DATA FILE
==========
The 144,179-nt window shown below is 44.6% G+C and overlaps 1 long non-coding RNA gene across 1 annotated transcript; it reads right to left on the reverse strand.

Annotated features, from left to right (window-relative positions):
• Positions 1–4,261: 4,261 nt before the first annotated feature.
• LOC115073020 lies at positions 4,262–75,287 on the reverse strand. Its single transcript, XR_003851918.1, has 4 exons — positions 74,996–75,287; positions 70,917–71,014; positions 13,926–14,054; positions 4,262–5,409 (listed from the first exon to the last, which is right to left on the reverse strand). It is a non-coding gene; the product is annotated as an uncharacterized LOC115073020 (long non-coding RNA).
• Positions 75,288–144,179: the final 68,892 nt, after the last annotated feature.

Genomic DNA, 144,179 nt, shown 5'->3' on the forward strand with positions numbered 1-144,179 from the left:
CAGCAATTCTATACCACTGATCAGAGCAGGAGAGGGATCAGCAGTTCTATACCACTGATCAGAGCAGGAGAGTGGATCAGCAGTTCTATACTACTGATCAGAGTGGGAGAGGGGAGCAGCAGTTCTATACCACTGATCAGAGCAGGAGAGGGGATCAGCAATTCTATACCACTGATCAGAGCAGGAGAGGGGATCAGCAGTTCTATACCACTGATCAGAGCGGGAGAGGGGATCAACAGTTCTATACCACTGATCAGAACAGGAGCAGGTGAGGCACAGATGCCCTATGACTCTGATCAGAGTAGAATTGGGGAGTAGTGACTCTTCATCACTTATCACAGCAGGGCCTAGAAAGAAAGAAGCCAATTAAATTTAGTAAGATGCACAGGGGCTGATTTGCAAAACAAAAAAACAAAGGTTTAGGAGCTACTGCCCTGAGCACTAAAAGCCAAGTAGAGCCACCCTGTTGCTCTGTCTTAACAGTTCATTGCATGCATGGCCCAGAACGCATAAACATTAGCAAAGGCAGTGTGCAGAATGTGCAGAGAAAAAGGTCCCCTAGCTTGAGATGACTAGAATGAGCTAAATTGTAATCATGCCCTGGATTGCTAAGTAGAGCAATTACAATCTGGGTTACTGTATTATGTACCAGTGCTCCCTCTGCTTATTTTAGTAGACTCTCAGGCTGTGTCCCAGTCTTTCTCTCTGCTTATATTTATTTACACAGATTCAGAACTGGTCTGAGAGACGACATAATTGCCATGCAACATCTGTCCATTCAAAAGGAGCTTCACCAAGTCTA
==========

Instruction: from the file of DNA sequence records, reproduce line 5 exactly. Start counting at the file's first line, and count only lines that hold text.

• Positions 75,288–144,179: the final 68,892 nt, after the last annotated feature.